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Originally posted by tikoli at 2007-9-5 19:44
Amongst the colonising nations, England was quite unique in that it tried to build infrastructure. On the other hand, France, Holland, Spain and Portugal had more of an ethic of just taking. In ...
Despite Kiplingesque myths of heroic benevolence, official attitudes were nonchalant. British officials rated Indian ethnicities like cattle, and vented contempt against them even when they were dying in their multitudes.
Asked to explain why mortality in Gujarat was so high, a district officer told the famine commission: 'The Gujarati is a soft man... accustomed to earn his good food easily. In the hot weather, he seldom worked at all and at no time did he form the habit of continuous labour. Very many even among the poorest had never taken a tool in hand in their lives. They lived by watching cattle and crops, by sitting in the fields to weed, by picking cotton, grain and fruit, and by... pilfering.'
Lytton believed in free trade. He did nothing to check the huge hikes in grain prices, Economic "modernization" led household and village reserves to be transferred to central depots using recently built railroads. Much was exported to England, where there had been poor harvests. Telegraph technology allowed prices to be centrally co-ordinated and, inevitably, raised in thousands of small towns. Relief funds were scanty because Lytton was eager to finance military campaigns in Afghanistan. Conditions in emergency camps were so terrible that some peasants preferred to go to jail. A few, starved and senseless, resorted to cannibalism. This was all of little consequence to many English administrators who, as believers in Malthusianism, thought that famine was nature's response to Indian over-breeding.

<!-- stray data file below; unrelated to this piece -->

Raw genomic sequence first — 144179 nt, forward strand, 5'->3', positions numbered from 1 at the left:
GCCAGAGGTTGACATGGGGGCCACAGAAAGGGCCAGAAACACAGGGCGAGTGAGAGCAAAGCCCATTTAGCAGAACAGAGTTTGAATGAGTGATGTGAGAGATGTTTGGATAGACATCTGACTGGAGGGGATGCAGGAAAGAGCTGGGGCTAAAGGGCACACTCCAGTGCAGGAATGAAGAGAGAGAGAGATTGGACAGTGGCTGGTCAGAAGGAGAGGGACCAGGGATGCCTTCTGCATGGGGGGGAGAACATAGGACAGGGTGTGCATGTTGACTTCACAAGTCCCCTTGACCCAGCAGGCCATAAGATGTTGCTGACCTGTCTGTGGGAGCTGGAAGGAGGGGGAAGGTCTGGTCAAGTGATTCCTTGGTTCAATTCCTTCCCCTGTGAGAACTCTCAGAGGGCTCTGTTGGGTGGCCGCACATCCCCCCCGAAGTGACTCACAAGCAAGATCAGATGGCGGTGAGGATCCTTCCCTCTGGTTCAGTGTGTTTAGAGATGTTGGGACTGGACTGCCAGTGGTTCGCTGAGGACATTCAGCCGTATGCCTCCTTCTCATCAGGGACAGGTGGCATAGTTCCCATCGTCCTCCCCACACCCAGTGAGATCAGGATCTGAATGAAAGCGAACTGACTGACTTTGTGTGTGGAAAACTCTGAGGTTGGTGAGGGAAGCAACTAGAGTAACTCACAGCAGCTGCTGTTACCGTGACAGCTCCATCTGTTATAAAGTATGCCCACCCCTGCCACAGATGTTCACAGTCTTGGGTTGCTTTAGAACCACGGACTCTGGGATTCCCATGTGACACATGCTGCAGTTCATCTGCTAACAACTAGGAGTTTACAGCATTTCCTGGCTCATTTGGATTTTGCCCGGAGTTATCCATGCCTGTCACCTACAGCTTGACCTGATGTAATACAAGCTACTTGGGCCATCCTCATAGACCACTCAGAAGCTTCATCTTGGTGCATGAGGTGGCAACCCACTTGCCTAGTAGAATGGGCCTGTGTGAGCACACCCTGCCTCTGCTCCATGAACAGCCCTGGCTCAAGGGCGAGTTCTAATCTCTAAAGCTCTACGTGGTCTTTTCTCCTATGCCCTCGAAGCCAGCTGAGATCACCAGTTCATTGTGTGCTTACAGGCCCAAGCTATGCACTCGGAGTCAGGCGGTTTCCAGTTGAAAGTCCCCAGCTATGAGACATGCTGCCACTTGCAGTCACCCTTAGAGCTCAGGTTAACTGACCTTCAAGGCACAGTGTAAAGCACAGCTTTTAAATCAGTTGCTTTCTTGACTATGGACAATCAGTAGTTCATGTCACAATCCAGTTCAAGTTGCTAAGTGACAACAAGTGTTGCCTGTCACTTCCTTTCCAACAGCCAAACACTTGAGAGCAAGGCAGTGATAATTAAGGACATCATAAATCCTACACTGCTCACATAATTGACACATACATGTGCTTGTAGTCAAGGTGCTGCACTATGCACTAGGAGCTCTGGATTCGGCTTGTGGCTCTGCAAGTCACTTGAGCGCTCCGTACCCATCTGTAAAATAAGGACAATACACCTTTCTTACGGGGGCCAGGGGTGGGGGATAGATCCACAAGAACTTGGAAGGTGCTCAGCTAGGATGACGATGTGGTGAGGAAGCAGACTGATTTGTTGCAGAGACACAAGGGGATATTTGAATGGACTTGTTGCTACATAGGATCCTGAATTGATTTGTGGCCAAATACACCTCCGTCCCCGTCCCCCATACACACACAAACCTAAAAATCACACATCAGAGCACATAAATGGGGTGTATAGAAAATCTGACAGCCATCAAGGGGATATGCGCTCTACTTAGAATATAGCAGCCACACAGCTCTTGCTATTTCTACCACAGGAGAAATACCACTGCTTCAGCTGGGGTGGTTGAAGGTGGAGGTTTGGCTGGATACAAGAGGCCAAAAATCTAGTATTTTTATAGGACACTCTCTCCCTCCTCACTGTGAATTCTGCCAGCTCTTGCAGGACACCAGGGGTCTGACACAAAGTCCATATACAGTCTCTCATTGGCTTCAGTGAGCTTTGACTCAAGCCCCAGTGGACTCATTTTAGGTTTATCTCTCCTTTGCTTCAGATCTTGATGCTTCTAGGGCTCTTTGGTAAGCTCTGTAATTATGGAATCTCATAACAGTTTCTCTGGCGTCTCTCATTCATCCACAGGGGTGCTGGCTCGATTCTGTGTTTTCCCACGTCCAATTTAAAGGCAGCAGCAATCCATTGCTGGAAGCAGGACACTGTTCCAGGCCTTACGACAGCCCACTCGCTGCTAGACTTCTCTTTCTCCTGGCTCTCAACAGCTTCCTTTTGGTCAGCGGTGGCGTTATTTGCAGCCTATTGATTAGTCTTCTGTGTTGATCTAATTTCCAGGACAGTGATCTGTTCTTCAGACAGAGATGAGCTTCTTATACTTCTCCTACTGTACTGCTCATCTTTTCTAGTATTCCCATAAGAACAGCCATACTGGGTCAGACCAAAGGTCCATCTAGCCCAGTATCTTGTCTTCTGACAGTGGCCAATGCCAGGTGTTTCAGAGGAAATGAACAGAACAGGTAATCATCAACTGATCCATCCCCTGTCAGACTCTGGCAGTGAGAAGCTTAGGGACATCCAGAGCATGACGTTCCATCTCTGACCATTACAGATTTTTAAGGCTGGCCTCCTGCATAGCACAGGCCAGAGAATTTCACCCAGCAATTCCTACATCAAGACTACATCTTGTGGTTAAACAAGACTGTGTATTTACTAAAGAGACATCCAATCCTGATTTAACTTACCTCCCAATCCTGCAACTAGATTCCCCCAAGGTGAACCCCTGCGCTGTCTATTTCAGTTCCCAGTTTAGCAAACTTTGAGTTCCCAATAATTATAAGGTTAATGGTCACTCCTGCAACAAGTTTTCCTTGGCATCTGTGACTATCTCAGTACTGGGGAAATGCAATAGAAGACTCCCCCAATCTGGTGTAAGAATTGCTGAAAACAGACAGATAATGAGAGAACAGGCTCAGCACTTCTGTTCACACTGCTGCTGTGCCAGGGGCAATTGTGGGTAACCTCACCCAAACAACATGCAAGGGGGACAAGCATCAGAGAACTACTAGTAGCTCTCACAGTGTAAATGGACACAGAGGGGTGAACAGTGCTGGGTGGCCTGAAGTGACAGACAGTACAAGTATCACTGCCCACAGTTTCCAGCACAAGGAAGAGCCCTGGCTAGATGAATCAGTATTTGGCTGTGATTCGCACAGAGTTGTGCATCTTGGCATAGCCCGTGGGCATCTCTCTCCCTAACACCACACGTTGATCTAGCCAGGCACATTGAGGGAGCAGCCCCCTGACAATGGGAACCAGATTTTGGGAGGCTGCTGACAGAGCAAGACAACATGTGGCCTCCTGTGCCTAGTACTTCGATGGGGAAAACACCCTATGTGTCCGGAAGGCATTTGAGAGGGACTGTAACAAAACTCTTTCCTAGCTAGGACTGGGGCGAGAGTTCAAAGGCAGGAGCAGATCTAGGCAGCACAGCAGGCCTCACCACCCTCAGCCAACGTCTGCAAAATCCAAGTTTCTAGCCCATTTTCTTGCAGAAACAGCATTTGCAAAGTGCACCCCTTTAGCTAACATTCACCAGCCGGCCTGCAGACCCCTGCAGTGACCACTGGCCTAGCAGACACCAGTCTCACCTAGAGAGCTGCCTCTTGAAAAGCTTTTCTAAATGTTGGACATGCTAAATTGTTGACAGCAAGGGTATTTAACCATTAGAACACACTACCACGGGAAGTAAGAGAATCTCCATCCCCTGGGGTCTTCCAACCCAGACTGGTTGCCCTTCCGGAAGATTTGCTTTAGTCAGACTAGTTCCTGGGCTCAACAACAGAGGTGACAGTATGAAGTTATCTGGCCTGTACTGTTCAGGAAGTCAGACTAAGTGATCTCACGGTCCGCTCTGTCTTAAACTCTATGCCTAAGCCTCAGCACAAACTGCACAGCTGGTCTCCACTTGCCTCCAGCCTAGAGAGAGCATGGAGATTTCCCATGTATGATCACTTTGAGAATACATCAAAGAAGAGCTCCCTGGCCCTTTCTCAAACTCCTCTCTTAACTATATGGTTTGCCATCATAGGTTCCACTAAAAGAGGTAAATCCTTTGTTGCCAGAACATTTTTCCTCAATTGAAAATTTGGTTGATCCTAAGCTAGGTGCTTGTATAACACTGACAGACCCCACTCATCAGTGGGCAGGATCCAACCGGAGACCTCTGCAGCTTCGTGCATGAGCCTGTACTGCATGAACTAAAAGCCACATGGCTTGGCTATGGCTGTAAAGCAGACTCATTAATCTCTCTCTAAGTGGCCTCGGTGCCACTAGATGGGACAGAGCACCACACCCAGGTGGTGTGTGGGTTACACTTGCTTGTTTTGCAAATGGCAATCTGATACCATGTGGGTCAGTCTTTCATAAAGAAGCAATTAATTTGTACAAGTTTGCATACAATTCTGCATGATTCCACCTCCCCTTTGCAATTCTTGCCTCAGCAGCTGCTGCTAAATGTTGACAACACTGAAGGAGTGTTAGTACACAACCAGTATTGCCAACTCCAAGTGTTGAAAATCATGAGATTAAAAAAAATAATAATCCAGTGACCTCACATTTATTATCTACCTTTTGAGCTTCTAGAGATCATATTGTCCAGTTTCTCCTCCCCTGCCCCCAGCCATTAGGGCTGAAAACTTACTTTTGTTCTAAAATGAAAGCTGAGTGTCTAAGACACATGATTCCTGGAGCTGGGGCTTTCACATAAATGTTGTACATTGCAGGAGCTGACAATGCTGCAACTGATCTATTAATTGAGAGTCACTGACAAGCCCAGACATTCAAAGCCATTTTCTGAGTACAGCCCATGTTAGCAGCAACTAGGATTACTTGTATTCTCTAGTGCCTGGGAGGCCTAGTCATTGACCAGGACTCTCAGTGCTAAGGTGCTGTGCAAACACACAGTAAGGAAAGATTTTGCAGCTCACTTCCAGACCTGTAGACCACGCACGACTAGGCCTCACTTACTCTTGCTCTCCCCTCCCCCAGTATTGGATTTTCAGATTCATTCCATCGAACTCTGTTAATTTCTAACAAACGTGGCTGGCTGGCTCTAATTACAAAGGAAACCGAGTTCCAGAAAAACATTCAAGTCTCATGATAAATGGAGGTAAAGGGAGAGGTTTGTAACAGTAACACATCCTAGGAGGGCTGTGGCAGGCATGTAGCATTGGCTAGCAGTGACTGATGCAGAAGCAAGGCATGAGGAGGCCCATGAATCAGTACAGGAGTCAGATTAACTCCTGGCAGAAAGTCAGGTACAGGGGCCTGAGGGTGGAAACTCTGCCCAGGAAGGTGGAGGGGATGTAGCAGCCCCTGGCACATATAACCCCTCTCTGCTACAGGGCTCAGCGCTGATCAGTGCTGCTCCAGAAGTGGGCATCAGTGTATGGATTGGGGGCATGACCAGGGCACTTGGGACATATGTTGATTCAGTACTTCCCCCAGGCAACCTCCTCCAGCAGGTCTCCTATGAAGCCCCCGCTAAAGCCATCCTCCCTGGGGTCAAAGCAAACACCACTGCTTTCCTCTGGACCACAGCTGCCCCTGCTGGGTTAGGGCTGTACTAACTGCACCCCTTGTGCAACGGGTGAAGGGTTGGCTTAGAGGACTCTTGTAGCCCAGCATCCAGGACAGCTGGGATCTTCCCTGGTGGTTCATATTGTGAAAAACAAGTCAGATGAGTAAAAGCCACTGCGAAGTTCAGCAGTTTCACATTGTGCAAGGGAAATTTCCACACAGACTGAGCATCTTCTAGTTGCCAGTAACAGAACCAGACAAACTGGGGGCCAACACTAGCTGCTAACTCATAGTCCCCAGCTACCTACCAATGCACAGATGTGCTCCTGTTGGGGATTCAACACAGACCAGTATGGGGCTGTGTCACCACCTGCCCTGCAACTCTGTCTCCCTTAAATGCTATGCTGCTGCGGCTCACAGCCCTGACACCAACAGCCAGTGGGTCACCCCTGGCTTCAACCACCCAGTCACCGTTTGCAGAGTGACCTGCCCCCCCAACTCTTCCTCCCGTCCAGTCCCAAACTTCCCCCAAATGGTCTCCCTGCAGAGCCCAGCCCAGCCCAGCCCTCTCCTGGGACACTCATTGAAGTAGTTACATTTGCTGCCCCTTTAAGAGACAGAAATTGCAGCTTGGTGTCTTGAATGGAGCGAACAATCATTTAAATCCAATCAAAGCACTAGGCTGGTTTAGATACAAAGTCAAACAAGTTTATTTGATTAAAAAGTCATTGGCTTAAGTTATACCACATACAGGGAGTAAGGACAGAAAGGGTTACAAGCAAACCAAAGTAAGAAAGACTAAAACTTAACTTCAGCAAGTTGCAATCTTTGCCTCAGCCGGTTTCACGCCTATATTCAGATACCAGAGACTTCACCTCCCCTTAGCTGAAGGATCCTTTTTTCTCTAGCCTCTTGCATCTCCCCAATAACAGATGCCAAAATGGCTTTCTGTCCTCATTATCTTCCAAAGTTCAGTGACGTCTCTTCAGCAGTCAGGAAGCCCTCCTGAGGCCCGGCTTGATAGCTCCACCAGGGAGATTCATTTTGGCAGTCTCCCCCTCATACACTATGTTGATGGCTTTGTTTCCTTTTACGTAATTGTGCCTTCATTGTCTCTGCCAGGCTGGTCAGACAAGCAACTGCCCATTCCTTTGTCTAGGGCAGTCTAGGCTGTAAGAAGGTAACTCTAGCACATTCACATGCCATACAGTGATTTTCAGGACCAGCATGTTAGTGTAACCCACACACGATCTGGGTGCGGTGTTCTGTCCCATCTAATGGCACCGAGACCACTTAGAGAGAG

It used to be that the late 19th century was celebrated in every school as the golden period of imperialism. While few of us today would defend empire in moral terms, we've long been encouraged to acknowledge its economic benefits. Yet, as Davis points out, "there was no increase in India's per capita income from 1757 to 1947".
As the great Indian political economist Romesh Chunder Dutt pointed out in one of his Open Letters to Lord Curzon British Progress was India's Ruin. The railroads, ports and canals which enthused Karl Marx in the 1850s were for resource extraction, not indigenous development. The taxes that financed the railroads and the Indian army pauperised the peasantry.
Not surprisingly, there was no increase in India's per capita income during the whole period of British overlordship from 1757 to 1947. Celebrated cash-crop booms went hand in hand with declining agrarian productivity and food security.
Moreover, two decades of demographic growth (in the 1870s and 1890s) were entirely wiped out in avoidable famines, while throughout that 'glorious imperial half century' from 1871 to 1921 immortalised by Kipling, the life expectancy of ordinary Indians fell by a staggering 20 per cent.
Author and political activist Mike Davis poses the question in his book, Late Victorian Holocausts:
“How do we weigh smug claims about the life-saving benefits of steam transportation and modern grain markets when so many millions, especially in British India, died along railroad tracks or on the steps of grain depots?”
(source: The Observer - 'Late Victorian Holocausts' By Mike Davis